Effectiveness, Safety, and Sustainability of a Hand Water Pump Among Women Vegetable Farmers in the Gambia

Londa Vanderwa, Risto Rautiainen, Rex Kuye, Corinne Peek-Asa, Thomas Cook, Marizen Ramirez, Kennith Culp, Kelley Donham

Research output: Contribution to journalArticle

Abstract

Women vegetable farmers (n = 48) in West Africa engaged in timed trials with a hand water pump and traditional water lifting methods. Use of the water pump increased the mean time required to lift water by 14% (p < 0.01), compared to traditional lifting. Average and maximum heart rates increased by 7% and 6%, respectively (each p < 0.01), compared to traditional water lifting. Discomfort and injury indicators were consistently better for the pump. Two months later, most subjects reported that the water pump was safer (65%), faster (77%), and was preferred (77%). Manual water pumps should be comprehensively evaluated for efficiency and long-term sustainability.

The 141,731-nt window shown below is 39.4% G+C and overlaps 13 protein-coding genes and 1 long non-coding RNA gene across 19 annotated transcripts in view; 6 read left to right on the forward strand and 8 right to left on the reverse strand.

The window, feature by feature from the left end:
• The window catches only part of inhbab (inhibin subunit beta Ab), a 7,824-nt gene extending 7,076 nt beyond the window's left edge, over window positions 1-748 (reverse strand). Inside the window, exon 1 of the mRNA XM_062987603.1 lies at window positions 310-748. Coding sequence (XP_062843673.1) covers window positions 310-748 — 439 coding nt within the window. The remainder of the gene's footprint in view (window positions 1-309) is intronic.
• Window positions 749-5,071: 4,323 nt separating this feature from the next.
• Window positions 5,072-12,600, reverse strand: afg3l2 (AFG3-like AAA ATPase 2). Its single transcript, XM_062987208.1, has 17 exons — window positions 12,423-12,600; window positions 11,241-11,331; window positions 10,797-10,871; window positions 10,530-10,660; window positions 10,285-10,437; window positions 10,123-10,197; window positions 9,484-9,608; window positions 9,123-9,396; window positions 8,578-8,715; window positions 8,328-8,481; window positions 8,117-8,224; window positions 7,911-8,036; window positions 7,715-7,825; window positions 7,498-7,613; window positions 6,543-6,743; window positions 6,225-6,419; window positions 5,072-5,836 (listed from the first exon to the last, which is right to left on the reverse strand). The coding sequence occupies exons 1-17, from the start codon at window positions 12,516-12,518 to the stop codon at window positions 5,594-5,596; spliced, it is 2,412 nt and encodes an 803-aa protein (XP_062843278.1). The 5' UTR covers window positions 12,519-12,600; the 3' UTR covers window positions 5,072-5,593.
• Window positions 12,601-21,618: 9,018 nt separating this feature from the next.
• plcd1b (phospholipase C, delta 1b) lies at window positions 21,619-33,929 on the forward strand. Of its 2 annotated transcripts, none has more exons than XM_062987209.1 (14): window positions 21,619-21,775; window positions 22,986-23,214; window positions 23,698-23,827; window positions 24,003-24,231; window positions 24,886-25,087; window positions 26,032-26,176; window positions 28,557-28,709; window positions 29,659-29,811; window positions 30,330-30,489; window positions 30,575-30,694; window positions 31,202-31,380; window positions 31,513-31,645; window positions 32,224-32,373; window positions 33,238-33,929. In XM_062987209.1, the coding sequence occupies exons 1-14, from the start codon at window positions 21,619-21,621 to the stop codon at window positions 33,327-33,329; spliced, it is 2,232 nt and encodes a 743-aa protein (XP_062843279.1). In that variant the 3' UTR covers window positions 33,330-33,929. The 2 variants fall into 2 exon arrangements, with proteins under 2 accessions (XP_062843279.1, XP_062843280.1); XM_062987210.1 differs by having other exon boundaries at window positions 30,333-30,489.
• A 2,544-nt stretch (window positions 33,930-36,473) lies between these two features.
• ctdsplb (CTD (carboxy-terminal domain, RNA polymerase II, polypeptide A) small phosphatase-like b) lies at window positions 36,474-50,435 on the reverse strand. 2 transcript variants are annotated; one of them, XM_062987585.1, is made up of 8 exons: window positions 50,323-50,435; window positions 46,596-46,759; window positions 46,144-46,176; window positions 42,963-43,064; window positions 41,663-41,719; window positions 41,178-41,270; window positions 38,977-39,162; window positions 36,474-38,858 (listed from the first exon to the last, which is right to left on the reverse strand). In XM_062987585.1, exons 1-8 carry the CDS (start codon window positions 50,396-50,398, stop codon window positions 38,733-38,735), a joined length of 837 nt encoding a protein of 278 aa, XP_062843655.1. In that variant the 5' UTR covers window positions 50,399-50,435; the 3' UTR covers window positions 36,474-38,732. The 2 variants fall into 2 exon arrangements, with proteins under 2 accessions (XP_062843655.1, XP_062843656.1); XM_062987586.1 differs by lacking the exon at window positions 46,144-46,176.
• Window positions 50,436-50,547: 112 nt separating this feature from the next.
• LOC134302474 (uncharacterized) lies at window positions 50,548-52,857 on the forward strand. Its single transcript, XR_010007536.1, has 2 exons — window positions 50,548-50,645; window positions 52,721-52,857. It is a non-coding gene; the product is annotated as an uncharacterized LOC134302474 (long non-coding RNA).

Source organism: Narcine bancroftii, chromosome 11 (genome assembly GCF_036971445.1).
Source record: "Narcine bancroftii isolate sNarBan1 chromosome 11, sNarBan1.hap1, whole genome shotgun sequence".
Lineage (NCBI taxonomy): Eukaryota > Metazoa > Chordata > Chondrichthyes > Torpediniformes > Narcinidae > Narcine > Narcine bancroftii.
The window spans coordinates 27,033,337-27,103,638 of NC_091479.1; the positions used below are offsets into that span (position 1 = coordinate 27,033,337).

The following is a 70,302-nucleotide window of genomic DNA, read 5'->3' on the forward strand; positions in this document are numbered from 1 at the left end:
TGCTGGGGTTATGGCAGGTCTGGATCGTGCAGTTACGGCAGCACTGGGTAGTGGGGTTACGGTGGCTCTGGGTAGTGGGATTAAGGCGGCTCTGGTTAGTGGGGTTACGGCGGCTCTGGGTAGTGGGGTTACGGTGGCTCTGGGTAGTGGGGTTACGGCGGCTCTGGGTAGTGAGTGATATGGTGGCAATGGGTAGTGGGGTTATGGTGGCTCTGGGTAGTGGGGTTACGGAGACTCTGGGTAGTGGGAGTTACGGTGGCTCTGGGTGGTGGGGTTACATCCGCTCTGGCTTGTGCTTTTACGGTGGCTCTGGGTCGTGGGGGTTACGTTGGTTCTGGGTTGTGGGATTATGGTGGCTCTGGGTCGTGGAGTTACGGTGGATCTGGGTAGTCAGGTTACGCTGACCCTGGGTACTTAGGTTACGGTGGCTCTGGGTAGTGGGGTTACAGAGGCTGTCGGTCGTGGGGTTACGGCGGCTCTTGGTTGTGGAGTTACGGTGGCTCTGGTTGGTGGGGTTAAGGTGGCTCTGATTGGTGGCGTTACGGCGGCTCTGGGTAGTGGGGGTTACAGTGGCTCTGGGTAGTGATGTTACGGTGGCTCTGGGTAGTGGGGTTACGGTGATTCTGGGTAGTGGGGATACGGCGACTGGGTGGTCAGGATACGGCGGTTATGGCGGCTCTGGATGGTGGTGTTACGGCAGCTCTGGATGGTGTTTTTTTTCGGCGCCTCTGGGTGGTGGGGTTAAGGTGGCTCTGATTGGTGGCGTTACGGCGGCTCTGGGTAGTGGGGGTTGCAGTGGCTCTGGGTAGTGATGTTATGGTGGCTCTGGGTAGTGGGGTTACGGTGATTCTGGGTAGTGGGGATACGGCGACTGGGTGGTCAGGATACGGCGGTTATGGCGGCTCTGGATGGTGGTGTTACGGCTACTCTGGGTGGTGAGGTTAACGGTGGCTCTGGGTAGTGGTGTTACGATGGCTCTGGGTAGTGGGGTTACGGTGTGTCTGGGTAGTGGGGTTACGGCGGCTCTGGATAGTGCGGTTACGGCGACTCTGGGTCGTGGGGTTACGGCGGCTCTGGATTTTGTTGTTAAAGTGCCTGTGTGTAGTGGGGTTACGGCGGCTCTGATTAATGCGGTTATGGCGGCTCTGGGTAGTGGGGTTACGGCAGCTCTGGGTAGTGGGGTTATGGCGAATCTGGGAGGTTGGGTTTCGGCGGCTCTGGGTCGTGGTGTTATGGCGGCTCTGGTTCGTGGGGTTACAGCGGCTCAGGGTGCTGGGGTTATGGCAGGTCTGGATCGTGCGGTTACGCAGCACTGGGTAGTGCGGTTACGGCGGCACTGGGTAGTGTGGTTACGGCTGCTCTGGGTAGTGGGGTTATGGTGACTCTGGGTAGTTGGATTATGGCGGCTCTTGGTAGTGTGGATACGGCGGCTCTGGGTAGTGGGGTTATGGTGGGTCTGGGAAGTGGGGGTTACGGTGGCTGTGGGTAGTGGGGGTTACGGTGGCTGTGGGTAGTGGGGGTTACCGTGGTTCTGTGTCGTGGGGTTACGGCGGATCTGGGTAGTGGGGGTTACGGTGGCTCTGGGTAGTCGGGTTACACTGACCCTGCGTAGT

Original languageEnglish (US)
Pages (from-to)394-407
Number of pages14
JournalJournal of Sustainable Agriculture
Volume35
Issue number4
DOIs
StatePublished - Apr 1 2011

Keywords

  • Africa
  • Hand water pump
  • Vegetable farming
  • Women
  • Worker health

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